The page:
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The experience of mixed-race people in Japan

Japanese culture developed, in many ways, independently from the rest of Asia. A phenomenon known as ガラパゴス化, the Galapagos effect, this branching off from mainland culture and commerce has had a notable impact still apparent today.

While an oft-cited effect of this isolation is the incompatibility of Japanese telecommunications with international standards, the perceived uniformity of the Japanese people is likely more important. Although there is debate, for better or worse most Japanese consider their country to be ethnically homogeneous. Despite an influx of foreign workers and tourists in recent years, according to the 2018 census approximately 98% of the population is Japanese.

Perhaps owing to its ethnic uniformity, Japan has a save-face culture that values group consensus and unanimity. Decisions are often, sometimes painstakingly, made via consensus and individuals tie their success to group accomplishments rather than individual merits. As a result, businesses in the country are perceived as having an excessive amount of meetings. After all, it takes a long time for a group to reach a decision.

The Nail That Sticks Out

Nevertheless, group uniformity and a strong ethnic identity have unintended consequences. As we’ve covered before, and as I can attest to personally as a foreign national, cultural differences can lead to friction. In the worst case scenario, non-natives experience inequities and harassment, most importantly with regard to housing and employment.

Yet, what about those with a foot in two cultures or more? Known as ハーフ, meaning "half," a term that underlines their partial Japanese heritage, many mixed-race residents seem to note a sense of disconnect from the wider society. Several object to the common term, however, feeling its negative connotation undermines their Japanese identity. Instead, they opt for ダブル, double, a term that positively highlights their mixed ethnicity.

‘A Dive Into Hāfu’

YouTuber Hugo Kwok is a mixed-race individual living in Japan. In early 2019, he released a documentary chronicling his experiences as well as his fellow students'.

In the cinematic documentary, Hugo skillfully details the modern experience of being mixed-race in Japan. He outlines the relevant history as well as the sentiment surrounding the term. He goes on to note that the number of mixed-race newborns is rapidly increasing. This number reflects an increase in international marriages in recent years.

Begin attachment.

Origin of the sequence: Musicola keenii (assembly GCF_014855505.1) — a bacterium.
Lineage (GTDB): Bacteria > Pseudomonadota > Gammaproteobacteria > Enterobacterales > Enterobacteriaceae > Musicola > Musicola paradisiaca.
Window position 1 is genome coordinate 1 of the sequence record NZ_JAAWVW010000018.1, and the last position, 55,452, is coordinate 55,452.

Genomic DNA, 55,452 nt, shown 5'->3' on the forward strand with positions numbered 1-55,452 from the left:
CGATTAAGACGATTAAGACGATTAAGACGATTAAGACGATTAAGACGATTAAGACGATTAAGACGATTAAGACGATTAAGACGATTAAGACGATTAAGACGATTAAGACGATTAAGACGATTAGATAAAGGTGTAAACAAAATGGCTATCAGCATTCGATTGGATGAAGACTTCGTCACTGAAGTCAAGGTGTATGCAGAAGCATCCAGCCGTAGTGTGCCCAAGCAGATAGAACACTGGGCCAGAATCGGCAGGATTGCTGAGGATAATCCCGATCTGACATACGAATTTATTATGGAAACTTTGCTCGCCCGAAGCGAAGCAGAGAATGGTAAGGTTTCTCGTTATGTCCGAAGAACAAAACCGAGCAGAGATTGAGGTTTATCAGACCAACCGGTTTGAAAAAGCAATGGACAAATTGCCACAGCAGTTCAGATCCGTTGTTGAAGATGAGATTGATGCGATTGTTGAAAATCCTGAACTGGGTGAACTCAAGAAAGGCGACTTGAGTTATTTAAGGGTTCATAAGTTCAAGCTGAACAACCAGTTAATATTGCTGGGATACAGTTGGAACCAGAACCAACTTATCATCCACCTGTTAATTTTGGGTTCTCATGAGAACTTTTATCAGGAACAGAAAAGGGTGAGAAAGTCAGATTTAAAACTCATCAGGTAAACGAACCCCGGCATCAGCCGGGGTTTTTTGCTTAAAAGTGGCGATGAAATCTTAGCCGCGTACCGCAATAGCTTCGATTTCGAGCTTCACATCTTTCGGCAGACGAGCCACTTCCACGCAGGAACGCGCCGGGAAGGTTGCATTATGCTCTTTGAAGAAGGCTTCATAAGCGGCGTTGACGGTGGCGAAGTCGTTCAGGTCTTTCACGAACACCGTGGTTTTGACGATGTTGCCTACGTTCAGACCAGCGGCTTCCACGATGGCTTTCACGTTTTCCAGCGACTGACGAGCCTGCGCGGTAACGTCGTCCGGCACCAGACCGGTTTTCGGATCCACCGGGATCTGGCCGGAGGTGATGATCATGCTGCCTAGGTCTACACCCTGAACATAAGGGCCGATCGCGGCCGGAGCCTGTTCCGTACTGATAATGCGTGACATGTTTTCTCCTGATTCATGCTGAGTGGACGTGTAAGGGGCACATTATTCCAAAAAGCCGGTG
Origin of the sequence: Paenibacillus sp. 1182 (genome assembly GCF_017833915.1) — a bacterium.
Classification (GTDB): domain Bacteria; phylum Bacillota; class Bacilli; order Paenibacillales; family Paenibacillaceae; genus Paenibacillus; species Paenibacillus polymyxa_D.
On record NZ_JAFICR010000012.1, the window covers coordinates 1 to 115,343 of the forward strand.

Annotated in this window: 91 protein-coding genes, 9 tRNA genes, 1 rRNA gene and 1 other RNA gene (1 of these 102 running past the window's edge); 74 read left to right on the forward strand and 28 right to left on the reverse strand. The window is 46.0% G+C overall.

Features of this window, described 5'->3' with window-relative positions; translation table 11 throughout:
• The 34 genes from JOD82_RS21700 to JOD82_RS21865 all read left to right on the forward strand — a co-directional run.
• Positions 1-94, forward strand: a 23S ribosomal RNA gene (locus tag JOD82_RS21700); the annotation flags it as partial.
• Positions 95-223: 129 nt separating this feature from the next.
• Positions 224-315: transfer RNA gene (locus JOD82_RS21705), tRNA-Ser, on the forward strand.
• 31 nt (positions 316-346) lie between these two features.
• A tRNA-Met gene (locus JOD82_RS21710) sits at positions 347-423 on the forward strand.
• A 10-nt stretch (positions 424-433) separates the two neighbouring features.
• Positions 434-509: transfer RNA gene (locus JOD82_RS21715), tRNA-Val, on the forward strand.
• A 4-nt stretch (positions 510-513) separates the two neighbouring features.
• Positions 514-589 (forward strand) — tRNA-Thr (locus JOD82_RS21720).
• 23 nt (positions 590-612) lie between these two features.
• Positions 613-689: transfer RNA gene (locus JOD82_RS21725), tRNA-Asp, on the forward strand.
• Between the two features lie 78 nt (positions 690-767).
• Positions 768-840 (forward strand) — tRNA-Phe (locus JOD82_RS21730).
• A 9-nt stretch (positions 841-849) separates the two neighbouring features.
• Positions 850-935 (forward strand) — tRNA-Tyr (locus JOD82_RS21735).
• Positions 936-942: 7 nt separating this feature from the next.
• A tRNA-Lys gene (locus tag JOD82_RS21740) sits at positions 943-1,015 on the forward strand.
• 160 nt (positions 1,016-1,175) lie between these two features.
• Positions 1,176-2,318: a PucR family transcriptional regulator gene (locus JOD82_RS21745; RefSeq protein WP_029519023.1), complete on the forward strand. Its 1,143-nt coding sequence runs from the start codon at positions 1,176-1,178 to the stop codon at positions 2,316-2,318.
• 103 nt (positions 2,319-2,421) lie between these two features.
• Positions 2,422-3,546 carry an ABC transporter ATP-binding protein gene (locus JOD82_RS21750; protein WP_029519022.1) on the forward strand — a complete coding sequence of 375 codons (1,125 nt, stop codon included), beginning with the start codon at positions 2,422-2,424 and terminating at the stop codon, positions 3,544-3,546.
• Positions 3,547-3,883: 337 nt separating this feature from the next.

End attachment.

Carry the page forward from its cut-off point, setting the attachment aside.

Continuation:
More interesting, however, Hugo interviews his mixed-race schoolmates. Many reflect on their atypical role in Japanese life. While not subject to racism, they are clearly perceived differently from other "full-blooded" Japanese natives. It seems their peers are sometimes unaware or insensitive to their multi-national background. In some cases, others unwittingly say things that are offensive to mixed-race students.

While I'm not mixed-race, I had the impression that their greatest grievance was their presumed "otherness." While a foreign identity can come with a glamorous luster, it is annoying for mixed-race students to be treated differently, particularly by strangers, upon meeting them. However, as people's attitudes progress, things are becoming better.

Mixed-Race Children

While being a multi-ethnic resident is challenging, raising such a child comes with equal considerations. YouTuber DaveTrippin highlights precisely this in his interview with a parent.

Dave and Lee get straight to it and discuss the challenges of raising mixed-race children. According to Lee, the most significant problem with his two boys is cultivating their language skills. Naturally, boys struggle more with languages than girls, and Lee feels his eldest struggles being bilingual.

The issue will likely only increase as Lee's children grow older. As mentioned, Japanese society is homogeneous, and schools are no exception. Many students, especially around middle school age, are drawn to fitting in. With a foreign appearance, they are less likely to do something that makes them stand out like speak a foreign language. To fight this tendency, Lee plans to send his children to England periodically to visit their grandparents.

A Native Perspective

Finally, YouTuber Nobita From Japan made a video interviewing Japanese individuals about how they view mixed-race individuals.

As you can see, attitudes towards multi-ethnic individuals differ. While no one is outright racist, there is a sense from some that they are different from other Japanese. The situation becomes more complicated when Nobita asks if mixed-race people can represent Japan, say in the Olympics. The interviewees seem much less comfortable with this situation. Nevertheless, there seems to be a consensus that things are getting better.

By - Luke Mahoney.

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